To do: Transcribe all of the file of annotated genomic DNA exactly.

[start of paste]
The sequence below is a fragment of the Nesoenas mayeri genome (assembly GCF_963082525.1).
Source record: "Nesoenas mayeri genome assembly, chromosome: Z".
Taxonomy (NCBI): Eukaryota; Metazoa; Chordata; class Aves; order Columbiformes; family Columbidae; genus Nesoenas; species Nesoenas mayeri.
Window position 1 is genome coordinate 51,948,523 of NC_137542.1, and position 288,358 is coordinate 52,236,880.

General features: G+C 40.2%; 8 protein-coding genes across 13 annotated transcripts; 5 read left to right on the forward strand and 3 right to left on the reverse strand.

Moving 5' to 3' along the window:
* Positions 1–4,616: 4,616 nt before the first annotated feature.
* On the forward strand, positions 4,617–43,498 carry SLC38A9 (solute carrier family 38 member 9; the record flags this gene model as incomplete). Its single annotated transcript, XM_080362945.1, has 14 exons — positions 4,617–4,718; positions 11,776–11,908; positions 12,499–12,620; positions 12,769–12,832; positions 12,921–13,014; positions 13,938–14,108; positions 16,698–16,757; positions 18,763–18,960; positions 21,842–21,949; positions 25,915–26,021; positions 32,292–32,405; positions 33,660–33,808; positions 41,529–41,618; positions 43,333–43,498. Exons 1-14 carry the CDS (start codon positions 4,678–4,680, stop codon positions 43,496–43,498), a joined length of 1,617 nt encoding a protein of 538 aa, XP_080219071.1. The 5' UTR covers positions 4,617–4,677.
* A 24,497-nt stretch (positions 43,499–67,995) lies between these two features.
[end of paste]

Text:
The sequence below is a fragment of the Nesoenas mayeri genome (assembly GCF_963082525.1).
Source record: "Nesoenas mayeri genome assembly, chromosome: Z".
Taxonomy (NCBI): Eukaryota; Metazoa; Chordata; class Aves; order Columbiformes; family Columbidae; genus Nesoenas; species Nesoenas mayeri.
Window position 1 is genome coordinate 51,948,523 of NC_137542.1, and position 288,358 is coordinate 52,236,880.

General features: G+C 40.2%; 8 protein-coding genes across 13 annotated transcripts; 5 read left to right on the forward strand and 3 right to left on the reverse strand.

Moving 5' to 3' along the window:
* Positions 1–4,616: 4,616 nt before the first annotated feature.
* On the forward strand, positions 4,617–43,498 carry SLC38A9 (solute carrier family 38 member 9; the record flags this gene model as incomplete). Its single annotated transcript, XM_080362945.1, has 14 exons — positions 4,617–4,718; positions 11,776–11,908; positions 12,499–12,620; positions 12,769–12,832; positions 12,921–13,014; positions 13,938–14,108; positions 16,698–16,757; positions 18,763–18,960; positions 21,842–21,949; positions 25,915–26,021; positions 32,292–32,405; positions 33,660–33,808; positions 41,529–41,618; positions 43,333–43,498. Exons 1-14 carry the CDS (start codon positions 4,678–4,680, stop codon positions 43,496–43,498), a joined length of 1,617 nt encoding a protein of 538 aa, XP_080219071.1. The 5' UTR covers positions 4,617–4,677.
* A 24,497-nt stretch (positions 43,499–67,995) lies between these two features.